The most tremendous obstacle that an artist may have to overcome, in order to start any project, is fear. The fear of your own perfection and your own expectations, the fear of other people’s expectations, the fear of failing, the fear of success and the trail that you must create to withstand the journey, the fear of not completing anything and the simultaneous fear of completing something so that people may critique you and everything that you are. An artist’s fears can be the endless fog that hides them from the world and buries their creativity in the catacombs of their mind.
The last time I touched a paint brush to a canvas was fourteen years ago. The last time I finished a personal art project was when I graduated from college nine years ago, and most of my portfolio was dictated by classroom requirements. I knew my capabilities and I knew my weaknesses and strengths in art, but the last time I gave myself the chance to create anything for myself was in high school.
The enemy that I had learned to kill, and would continue to kill, day after day was my pre-perfectionism. It made up the stitches that held my procrastination together. Instead of diving into a project, I would busy myself by making plans for the next project; I would sketch out an abundance of nonsense while brainstorming, I would try to pinpoint the perfect medium for the perfect project, and calculate the perfect size canvas. I would fail to see any of my brainstorming make it to a canvas. There was always something else to do and something else to finalize before creating the final piece. There was fear that my own standard would not live up to my expectations; it turned into a vicious circle of doubt that looked like a snake eating its own tail.
Two years ago, I started to write the first draft of a children’s picture book. I wanted to find a way to promote my artwork and maybe dive into writing. I got stuck in the swamp of the writing process, and I am still stuck. Instead of waiting for a “good enough” draft to round itself out, I decided to sketch out the world where my story took place. I had a lot more experience in art than I did in writing. I only began writing when I was about nine and I have just dabbled in it from time to time. It made sense to start in a place that was familiar to me.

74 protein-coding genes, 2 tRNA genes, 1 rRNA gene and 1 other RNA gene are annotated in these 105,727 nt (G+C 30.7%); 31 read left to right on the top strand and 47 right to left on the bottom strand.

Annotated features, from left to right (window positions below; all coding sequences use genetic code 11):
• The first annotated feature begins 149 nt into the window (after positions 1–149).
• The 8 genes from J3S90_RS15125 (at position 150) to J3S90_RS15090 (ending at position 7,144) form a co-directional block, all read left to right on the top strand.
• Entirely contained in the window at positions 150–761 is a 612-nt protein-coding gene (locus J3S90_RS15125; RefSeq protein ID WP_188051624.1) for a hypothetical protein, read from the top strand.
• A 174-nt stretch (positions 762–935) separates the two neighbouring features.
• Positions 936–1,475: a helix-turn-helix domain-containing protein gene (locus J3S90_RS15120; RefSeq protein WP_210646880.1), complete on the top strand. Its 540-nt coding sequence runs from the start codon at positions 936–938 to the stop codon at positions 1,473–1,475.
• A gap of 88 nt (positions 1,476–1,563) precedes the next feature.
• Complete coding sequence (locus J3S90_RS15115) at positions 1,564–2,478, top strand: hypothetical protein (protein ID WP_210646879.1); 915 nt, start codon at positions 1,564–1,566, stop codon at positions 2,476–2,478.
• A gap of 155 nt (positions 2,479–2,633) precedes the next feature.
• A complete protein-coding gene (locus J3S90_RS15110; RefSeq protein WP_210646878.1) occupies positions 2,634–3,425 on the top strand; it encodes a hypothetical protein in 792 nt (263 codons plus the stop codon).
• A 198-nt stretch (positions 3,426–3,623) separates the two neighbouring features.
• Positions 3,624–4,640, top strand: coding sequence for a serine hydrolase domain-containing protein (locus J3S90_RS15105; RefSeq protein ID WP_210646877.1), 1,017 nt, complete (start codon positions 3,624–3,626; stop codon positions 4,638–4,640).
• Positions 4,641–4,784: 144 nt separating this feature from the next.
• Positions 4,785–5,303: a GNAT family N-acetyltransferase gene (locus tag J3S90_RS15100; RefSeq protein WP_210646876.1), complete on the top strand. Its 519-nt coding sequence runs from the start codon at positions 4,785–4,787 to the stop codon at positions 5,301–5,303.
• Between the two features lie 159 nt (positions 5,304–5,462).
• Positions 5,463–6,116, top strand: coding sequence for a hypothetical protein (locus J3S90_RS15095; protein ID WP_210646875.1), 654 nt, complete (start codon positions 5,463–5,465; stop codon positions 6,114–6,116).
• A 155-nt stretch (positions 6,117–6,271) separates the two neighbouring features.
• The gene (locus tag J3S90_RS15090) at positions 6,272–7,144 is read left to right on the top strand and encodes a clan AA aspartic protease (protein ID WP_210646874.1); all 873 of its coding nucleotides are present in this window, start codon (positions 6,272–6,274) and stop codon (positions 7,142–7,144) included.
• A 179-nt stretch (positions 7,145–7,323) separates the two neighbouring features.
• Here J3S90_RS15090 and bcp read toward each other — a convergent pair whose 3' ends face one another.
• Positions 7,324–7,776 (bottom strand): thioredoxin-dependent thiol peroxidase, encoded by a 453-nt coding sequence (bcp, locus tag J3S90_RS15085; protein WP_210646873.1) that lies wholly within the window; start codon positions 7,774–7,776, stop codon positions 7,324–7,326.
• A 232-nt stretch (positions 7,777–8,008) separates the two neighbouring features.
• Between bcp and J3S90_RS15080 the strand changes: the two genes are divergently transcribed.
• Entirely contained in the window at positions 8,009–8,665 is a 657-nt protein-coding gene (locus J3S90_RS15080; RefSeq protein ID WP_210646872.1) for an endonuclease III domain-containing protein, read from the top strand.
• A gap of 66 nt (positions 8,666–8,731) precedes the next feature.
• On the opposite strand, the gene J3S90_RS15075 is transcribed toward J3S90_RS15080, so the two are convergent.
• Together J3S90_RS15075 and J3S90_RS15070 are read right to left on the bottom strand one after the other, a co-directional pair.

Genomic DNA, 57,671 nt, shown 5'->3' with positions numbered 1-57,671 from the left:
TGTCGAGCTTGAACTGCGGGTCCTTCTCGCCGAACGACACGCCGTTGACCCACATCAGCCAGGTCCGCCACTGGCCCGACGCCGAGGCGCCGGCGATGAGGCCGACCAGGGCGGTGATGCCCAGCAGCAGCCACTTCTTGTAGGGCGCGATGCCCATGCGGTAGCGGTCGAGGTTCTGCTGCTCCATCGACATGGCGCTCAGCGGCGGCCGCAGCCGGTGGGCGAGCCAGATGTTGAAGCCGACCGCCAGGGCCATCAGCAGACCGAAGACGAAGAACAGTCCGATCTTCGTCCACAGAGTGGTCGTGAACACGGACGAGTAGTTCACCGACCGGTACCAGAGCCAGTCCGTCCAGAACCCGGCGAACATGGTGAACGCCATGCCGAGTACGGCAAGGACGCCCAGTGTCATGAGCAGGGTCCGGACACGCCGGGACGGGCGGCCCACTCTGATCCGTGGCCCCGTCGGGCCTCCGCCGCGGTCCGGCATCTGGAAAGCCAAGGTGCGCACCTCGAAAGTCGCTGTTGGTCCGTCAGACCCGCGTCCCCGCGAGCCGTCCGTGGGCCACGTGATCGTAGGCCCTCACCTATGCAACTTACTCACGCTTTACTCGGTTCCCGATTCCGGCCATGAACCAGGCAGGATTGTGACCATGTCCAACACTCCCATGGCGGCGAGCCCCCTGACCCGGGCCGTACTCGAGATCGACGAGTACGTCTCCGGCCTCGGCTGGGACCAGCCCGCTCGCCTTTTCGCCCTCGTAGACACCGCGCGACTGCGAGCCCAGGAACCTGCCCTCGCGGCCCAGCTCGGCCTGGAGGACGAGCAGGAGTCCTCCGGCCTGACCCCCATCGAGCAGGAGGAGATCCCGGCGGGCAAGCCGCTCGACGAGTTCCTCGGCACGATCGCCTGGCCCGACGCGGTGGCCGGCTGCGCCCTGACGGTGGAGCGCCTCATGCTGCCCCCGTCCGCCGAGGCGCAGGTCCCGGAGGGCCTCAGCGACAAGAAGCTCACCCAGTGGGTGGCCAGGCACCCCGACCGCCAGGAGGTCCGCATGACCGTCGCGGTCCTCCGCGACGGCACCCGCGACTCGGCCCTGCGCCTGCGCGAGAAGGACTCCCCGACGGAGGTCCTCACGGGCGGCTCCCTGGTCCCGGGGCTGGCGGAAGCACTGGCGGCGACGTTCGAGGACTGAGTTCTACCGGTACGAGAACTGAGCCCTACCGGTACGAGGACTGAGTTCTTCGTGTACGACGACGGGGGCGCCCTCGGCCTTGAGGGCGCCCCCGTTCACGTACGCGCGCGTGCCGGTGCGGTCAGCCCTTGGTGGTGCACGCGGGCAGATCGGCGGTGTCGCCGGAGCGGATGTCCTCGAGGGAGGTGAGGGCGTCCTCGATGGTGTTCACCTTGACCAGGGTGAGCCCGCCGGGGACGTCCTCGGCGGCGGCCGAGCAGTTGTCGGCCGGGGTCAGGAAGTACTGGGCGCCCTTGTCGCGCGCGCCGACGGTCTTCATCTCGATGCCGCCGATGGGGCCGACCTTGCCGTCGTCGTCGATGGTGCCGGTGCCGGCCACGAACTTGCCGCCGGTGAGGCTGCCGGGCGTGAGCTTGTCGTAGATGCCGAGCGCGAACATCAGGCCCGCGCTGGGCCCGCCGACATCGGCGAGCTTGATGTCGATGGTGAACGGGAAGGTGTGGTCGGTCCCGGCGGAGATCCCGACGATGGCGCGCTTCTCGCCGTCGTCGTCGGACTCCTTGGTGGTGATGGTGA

I started watching Bob Ross on Netflix, a few weeks ago. He was mesmerizing and it was helpful to absorb his laid-back mindset when it came to painting. Landscapes were a great place to start because, unlike painting people or animals, the artist could make up things as they went and “happy accidents” could easily turn into the most surprising details of a painting. Nothing had to be planned out and nothing had to be perfect. Three days later, I retreated to my room to paint, and everything went wrong.
The wet-on-wet painting technique that Mr. Ross used was a medium founded in oil paint and not the acrylic paint that I sprawled on my canvas. At first, my sunset had been dancing around with its bright colors and buttery yellow had started blending into creamsicle orange and blushing rose. After five minutes, the paint and retardant that I had prepped on the canvas, had started to dry, and my pink haze turned into a streak-infested, blood-soaked, disgusting mess that looked like a massacre.
It was around that moment that my mom hollered at me from the bottom of the stairs and said “Are you painting, Erika?! Can I see what you are doing?!”
Horror, dread, doubt, and fear took over every millimeter of my face and body. I took a deep breath, “Uhhh. Not right now! I’ll show you in a little bit.” Happy accidents, happy accidents, happy accidents…
I stepped back and took it all in. “The Massacre”. I was going to fix it. I threw blue and white onto the canvas to see if the sky was even salvageable. Everything happens for a reason. In hindsight, a sunset in the sky would have been too overbearing above the colors of the bright flowers that had scattered themselves along the grass and the hills.
Two hours later, the flowers bloomed on the canvas. A little beehive from my would-be-children’s-book made a home on an unassuming tree branch, next to a little stream.
This was my first acrylic painting, so I had to give myself credit for that. After two and a half hours, I had created a landscape that I was proud of. After a fourteen year absence from painting on canvas, this was the result. It didn’t have to be perfect. I had fun. And the most important thing was that I was happy with it. Onward!